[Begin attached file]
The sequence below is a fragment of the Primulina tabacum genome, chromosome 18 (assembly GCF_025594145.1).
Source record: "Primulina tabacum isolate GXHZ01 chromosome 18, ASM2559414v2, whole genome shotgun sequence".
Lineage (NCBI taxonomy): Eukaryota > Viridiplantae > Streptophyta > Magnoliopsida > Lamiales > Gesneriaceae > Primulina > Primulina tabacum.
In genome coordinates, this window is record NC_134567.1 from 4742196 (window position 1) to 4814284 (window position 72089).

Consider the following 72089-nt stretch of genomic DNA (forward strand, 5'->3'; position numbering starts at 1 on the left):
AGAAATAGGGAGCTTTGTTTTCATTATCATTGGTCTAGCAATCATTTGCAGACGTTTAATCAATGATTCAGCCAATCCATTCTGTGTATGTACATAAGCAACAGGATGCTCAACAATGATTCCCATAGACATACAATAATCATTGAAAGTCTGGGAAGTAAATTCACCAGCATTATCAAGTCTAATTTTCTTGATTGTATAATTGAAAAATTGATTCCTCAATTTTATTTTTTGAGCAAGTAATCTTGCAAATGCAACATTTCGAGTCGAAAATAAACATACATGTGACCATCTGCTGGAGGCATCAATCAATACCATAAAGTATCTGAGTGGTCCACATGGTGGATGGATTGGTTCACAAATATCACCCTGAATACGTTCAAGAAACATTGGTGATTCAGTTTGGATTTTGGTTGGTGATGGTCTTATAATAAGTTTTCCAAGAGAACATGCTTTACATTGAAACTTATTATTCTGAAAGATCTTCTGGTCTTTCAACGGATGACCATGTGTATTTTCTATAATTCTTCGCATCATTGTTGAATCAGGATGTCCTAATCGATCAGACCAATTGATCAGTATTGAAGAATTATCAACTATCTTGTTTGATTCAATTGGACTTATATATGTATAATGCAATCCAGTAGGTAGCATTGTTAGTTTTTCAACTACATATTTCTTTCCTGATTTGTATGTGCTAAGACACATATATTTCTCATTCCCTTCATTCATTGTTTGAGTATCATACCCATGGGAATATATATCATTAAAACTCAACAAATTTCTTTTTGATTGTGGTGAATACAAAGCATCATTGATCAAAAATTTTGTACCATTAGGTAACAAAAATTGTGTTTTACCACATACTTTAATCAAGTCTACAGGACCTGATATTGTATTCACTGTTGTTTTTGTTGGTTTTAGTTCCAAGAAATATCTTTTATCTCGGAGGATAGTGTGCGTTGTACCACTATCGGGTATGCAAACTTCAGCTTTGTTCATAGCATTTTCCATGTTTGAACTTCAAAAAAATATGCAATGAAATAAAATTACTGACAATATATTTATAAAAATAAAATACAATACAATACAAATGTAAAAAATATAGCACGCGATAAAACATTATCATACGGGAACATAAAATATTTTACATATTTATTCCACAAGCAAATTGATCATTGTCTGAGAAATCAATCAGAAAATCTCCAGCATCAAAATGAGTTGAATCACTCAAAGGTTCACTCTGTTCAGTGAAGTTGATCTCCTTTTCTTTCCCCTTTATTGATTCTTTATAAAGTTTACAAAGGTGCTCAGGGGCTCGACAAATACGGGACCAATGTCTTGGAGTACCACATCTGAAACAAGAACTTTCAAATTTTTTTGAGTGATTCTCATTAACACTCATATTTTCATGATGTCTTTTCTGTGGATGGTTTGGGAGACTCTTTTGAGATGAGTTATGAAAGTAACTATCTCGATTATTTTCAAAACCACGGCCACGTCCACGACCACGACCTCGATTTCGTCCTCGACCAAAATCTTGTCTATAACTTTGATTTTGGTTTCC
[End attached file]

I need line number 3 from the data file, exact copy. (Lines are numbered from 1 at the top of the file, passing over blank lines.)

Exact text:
Lineage (NCBI taxonomy): Eukaryota > Viridiplantae > Streptophyta > Magnoliopsida > Lamiales > Gesneriaceae > Primulina > Primulina tabacum.